Consider the following cross-tabulation table from a 12-week study of diet and exercise. Compute all of the marginal, conditional, and joint probabilities.

3.) Exercises chapter 3 & 4

 

  1. Consider the following cross-tabulation table from a 12-week study of diet

and exercise. Compute all of the marginal, conditional, and joint probabilities.

 

Weight Loss Strategy

 

Diet and

Achievement of Goal Weight Diet Alone Exercise Total

Did not achieve goal weight 80 40

Achieved goal weight 20 60

 

Total

 

  1. Consider the following cross-tabulation table from a national study of

women’s health. It seeks to examine the relationship between education level

and smoking. Compute all of the marginal, conditional, and joint probabilities.

Smoking Status

Education Level Does Not Smoke (n) Smokes (n) Total

Less than high school degree 250 75

High school degree or GED 620 235

2-year college degree (AA/AS) 554 154

4-year college degree (BA/BS) 369 72

Postgraduate degree 167 23

(MA/MS/PhD/MD/JD)

Total

 

  1. A large group of students take an examination (top score, 100), and the

results are normally distributed. The mean score on the examination is 82,

with a standard deviation of 6.58. A study group of four students obtain

scores of 78, 82, 88, and 95. For each score, compute the corresponding

z-score and find its percentile rank. Round the z-scores to the nearest hundredth

place.

 

  1. Data from 155 patients at a diabetes clinic include measures of their HbA1c

(a measure of how controlled blood sugar is). The mean HbA1c value is 8.2,

with a standard deviation of 1.3. Compute the 95% and 99% confidence

intervalsaroundthis mean.

 

 

  1. Read the article by Baibergenova A, Kudyakov R, Zdeb M, and Carpenter D.

(2003) titled “Low Birth Weight and Residential Proximity to PCBcontaminated

Waste Sites,” which can be found in Environmental HealthPerspectives, 111(i10), 1352–1358. Write the five hypotheses that this study istesting. Write both the null and alternative hypotheses for each one.

 

  1. Choose a research article from your field. Write the five hypotheses that this

study is testing. Write both the null and alternative hypotheses for each one.

 

  1. Imagine that you are going to conduct a study. Write the purpose of the

study, research questions, and main hypotheses. Write both the null and

alternative hypotheses for each one.

 

 

  1. Compute z-tests and find the one-tailed p-value for each of the following situations.

Then write up the results of the analysis in a single sentence. Use

_ .05 as your definition of statistical significance.

 

  1. The mean BMI for U.S. men is 26.8, with a standard deviation of 4.6. You

have data from a sample of 25 men with type II diabetes who are attending

a diabetes health promotion program. The mean BMI of the sample is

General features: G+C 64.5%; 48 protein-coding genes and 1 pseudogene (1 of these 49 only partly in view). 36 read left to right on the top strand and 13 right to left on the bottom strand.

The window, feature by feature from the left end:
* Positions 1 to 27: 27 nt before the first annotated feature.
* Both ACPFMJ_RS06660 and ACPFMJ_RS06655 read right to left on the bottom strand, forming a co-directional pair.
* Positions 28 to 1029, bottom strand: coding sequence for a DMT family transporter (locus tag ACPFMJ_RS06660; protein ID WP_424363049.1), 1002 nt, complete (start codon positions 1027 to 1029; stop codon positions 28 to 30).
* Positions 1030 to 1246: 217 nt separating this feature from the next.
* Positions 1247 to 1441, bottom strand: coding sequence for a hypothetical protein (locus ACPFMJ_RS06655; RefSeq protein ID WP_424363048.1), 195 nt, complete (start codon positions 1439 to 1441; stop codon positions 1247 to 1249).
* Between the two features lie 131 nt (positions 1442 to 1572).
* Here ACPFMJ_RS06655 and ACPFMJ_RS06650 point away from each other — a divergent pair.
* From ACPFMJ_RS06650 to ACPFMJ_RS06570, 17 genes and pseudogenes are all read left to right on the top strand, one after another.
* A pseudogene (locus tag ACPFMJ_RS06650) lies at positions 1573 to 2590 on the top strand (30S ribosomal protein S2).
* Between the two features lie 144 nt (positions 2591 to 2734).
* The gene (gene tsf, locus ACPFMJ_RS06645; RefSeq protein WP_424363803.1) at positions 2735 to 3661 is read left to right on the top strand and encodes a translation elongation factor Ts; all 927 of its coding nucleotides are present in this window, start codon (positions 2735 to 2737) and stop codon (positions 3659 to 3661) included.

31.3.

 

  1. The mean age for U.S. citizens is 45.2 years, with a standard deviation of

17.5 years. The 36 men in the sample have a mean age of 47 years.

 

  1. The average adult in the United States travels 40 miles each day (mostly

by car), with a standard deviation of 8.2 miles. You have data from a group

of 49 urban women who travel 38.2 miles each day.

 

  1. Compute t-tests and find the critical value using a two-tailed test and an _-

level of .05. State your conclusions.

 

  1. The standard for a good overall cholesterol level is 200 mg/dL or lower.

You have data from a group of 31 women athletes. Their overall cholesterol

is 178 mg/dL with a standard deviation of 18.2 mg/dL. Is their cholesterol

significantly different from this at p  .05?

 

  1. The average child should consume about 2200 calories a day. You have

data from a group of 19 children who all watch more than 2 hours of television

a day. On average, they consume 2650 calories a day, with a standard

deviation of (122). Is their caloric intake significantly different from

that of other children at p .01?

 

  1. The target aerobic heart rate for people age 20 years is 120 bpm. You have

data from a group of 16 male golfers (all age 20 years). Their average heart

rate after golfing for 30 minutes is 110 bpm, with a standard deviation of

15.8 bpm. Is their golfing providing them with enough aerobic exercise?

Use an _-level of .01.

4.) Testable Hypothesis: is a form of hypothesis that can either be supported or else falsified from data or experience. It’s the type of hypothesis you want to state to conceive and perform an experiment using the scientific method.

 

My example of testable hypothesis: “People exposed to tobacco smoke have a higher incidence of cancer than the norm.”

 

A null hypothesis is a hypothesisdenoted by H0 that says there is no statistical significance between the two variables in the hypothesis. It is the hypothesis that the researcher is trying to disprove. A researcher is challenged by the null hypothesis and usually wants to disprove it, to demonstrate that there is a statistically-significant relationship between the two variables in the hypothesis. Nevertheless, an alternative hypothesis denoted by H1 or Ha,simply is the inverse, or opposite, of the null hypothesis. It is the hypothesis that sample observations are influenced by some non-random cause.